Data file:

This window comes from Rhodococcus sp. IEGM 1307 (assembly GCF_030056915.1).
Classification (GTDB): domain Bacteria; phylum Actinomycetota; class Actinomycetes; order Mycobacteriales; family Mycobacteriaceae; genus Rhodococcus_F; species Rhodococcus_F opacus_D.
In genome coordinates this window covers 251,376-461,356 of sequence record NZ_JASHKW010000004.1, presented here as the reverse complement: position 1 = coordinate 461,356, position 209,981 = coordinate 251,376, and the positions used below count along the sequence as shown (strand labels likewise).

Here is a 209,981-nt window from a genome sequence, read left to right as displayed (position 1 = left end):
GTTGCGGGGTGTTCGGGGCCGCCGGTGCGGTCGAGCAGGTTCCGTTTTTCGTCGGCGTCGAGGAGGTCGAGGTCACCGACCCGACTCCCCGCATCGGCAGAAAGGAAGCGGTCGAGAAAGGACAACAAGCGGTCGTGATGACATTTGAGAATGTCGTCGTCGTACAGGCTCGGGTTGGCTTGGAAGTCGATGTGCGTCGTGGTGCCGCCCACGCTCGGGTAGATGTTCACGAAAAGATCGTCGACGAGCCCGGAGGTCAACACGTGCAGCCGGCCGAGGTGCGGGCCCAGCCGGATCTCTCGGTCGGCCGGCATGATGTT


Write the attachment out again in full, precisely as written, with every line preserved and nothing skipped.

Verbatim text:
This window comes from Rhodococcus sp. IEGM 1307 (assembly GCF_030056915.1).
Classification (GTDB): domain Bacteria; phylum Actinomycetota; class Actinomycetes; order Mycobacteriales; family Mycobacteriaceae; genus Rhodococcus_F; species Rhodococcus_F opacus_D.
In genome coordinates this window covers 251,376-461,356 of sequence record NZ_JASHKW010000004.1, presented here as the reverse complement: position 1 = coordinate 461,356, position 209,981 = coordinate 251,376, and the positions used below count along the sequence as shown (strand labels likewise).

Here is a 209,981-nt window from a genome sequence, read left to right as displayed (position 1 = left end):
GTTGCGGGGTGTTCGGGGCCGCCGGTGCGGTCGAGCAGGTTCCGTTTTTCGTCGGCGTCGAGGAGGTCGAGGTCACCGACCCGACTCCCCGCATCGGCAGAAAGGAAGCGGTCGAGAAAGGACAACAAGCGGTCGTGATGACATTTGAGAATGTCGTCGTCGTACAGGCTCGGGTTGGCTTGGAAGTCGATGTGCGTCGTGGTGCCGCCCACGCTCGGGTAGATGTTCACGAAAAGATCGTCGACGAGCCCGGAGGTCAACACGTGCAGCCGGCCGAGGTGCGGGCCCAGCCGGATCTCTCGGTCGGCCGGCATGATGTT